MILWAUKEE, WI -- May 25, 2010 -- GE Aviation's CF34 engine, the best-selling engine in regional aviation history, recently surpassed 5,000 total deliveries.
"This is a remarkable achievement for the CF34 engine family," said Chuck Nugent, general manager of the CF34 program at GE Aviation. "We owe a tremendous debt of gratitude to all of our customers for the success that the CF34 has achieved over the last two decades. As we look to the future, we are confident that the CF34 is -- and will continue to be -- the right choice for our customers' fleets, offering unmatched reliability, performance and value."
Every 8 seconds, a GE CF34-powered aircraft takes off somewhere in the world. On a daily basis, CF34 engines travel the equivalent of 210 times around the planet and carry 500,000 passengers to their destinations. With a dispatch reliability rate of 99.95 percent and more than 50 million flight-hours, the CF34 engine epitomizes the reliability and durability necessary for high-cycle operation.
The CF34 engine has benefited from GE's extensive research and development investments. Since the first CF34-3B1 engine entered service in 1995, GE has enhanced the engine's design and improved fuel consumption. The latest engine model, the CF34-10E, has 9 percent lower fuel consumption than the original -3B1 model.
For the next-generation CF34 engine, GE plans to further reduce fuel consumption by 15 percent compared with the CF34-10E engine. The technology program will maintain CF34's tradition of world-class reliability for high cycle use and will incorporate GE's eCore technologies, including 3-D aero design airfoils, advanced materials, and the next-generation TAPS combustor for reduced emissions. Core testing began in 2009. The engine could enter service as early as 2015.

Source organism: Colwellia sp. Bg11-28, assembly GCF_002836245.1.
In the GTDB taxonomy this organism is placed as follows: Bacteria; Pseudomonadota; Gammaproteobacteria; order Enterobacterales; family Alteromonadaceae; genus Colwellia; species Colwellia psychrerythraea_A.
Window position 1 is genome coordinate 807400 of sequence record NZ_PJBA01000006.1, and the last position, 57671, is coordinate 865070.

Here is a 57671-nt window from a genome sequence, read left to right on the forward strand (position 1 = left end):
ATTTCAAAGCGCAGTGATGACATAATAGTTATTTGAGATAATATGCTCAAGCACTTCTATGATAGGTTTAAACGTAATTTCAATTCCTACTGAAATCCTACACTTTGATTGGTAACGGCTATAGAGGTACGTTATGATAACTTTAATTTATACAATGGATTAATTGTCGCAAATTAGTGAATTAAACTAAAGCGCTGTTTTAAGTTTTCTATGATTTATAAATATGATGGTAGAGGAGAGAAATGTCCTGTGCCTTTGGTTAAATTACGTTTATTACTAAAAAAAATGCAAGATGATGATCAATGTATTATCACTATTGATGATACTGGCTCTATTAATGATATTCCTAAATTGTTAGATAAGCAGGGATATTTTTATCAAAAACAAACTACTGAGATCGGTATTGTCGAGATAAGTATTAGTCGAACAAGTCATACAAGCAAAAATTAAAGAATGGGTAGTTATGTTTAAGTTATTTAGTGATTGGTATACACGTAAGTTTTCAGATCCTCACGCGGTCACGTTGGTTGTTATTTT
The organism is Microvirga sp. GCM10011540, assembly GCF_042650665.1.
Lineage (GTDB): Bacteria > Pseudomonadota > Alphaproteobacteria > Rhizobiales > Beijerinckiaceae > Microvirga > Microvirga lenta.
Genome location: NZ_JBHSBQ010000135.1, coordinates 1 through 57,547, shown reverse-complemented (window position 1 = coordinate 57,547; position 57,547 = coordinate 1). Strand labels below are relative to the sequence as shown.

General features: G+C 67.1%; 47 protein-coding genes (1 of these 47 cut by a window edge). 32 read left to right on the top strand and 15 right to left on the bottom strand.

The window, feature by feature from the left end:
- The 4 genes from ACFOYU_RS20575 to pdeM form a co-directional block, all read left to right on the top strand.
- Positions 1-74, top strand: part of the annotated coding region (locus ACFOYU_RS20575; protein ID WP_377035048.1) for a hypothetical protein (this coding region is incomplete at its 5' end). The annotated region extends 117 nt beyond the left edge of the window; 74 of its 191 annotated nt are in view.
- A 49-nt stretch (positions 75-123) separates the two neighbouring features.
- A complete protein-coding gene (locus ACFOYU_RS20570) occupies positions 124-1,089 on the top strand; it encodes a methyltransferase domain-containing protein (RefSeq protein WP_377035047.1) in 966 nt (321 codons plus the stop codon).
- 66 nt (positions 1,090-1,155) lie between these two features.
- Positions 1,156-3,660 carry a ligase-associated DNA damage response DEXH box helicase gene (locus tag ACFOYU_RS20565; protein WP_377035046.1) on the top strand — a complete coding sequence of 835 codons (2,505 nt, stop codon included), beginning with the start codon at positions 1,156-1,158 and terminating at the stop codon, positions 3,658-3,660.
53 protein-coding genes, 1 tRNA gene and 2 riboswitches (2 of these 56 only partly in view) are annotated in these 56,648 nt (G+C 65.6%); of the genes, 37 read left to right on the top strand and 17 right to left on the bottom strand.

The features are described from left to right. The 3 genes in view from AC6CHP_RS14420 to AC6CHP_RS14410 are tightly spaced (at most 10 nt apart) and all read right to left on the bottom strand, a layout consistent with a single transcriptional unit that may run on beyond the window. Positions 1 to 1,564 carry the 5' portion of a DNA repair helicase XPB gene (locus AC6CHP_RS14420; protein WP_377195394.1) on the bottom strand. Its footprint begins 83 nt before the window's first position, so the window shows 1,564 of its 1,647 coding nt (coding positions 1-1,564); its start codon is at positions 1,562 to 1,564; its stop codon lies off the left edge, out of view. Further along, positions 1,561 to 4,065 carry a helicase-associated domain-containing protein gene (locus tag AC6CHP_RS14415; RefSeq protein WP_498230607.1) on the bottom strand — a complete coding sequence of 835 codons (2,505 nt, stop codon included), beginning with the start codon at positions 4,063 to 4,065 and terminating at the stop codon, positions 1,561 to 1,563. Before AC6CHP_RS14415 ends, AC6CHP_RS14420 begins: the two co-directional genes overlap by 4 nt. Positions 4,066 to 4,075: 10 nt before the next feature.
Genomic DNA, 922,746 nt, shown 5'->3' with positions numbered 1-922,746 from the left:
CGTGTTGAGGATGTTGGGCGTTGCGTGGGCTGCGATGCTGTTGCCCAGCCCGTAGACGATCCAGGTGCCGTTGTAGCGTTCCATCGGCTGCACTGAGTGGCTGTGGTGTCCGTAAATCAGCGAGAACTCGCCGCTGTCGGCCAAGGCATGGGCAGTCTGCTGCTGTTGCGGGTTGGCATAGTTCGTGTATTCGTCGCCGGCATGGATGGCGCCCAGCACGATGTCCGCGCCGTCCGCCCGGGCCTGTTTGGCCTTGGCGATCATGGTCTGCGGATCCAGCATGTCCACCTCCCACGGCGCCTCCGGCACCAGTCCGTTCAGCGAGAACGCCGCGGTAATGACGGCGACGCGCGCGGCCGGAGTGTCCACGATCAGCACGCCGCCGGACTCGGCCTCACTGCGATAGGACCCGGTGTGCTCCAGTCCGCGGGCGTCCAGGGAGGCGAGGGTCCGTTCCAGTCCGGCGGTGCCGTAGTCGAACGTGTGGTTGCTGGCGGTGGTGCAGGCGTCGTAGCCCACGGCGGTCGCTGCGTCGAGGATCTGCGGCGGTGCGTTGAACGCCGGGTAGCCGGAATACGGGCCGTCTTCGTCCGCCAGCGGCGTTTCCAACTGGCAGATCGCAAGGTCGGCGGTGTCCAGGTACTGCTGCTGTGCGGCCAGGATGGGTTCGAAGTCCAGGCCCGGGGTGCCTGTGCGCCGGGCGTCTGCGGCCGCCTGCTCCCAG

Highlights of GE's CF34 engine family:
CF34-10E: With five years of service and more than 700 engines in operation with 36 customers, the CF34-10E engine has been performing well in the field, accumulating more than 3 million flight-hours and 2 million cycles. The engine has the highest thrust rating for the CF34 family with 20,000 pounds of thrust and includes many advanced technologies, including a single-stage high-pressure turbine, advanced wide chord fan blades, advanced 3-D aero compressor and turbine airfoils, and a chevron exhaust nozzle. The CF34-10E engine powers the EMBRAER 190/195 as well as the new Embraer Lineage 1000 business jet that entered service in mid-2009. For 2009, GE was recognized as Embraer's mechanical systems supplier of the year.
CF34-10A: The CF34-10A engine powers the new ARJ21 regional jet from Commercial Aircraft Corporation of China (COMAC). Engine certification is on track, and flight tests on the ARJ21 continue. Entry into service is scheduled for 2011. COMAC has announced orders for 240 ARJ21 regional jet aircraft and sees a potential for up to 850 aircraft over the next 20 years. GE and COMAC have collaborated closely on the aircraft's detailed design and the aircraft/engine integration. For the past two years, GE has been recognized as COMAC's supplier of the year.
CF34-8: Since entering service in 2001, the CF34-8 engine has undergone many enhancements to lower part count, further improve durability and lower maintenance costs. More than 1,800 CF34-8 engines are in service on Bombardier's CRJ700 (CF34-8C1 & -8C5B1) and CRJ900 (CF34-8C5) and Embraer's 170/175 (CF34-8E5) aircraft. The engines have accumulated more than 16 million flight-hours and 12 million cycles. The CF34-8C1 has incorporated technology from the CF34-8C5 version to create a common engine for the CRJ700 and CRJ900. To date, more than 85 percent of the fleet has received the upgrade with the entire fleet to be completed by 2011. The upgrade provides either up to 5 percent thrust increase or up to 15 percent lower maintenance costs.
GE Aviation continues to add CF34 operators to its expanding regional fleet, totaling more than 190 customers across the world.
The CF34 engines continue to set the standard for performance, durability and reliability for regional jets around the world.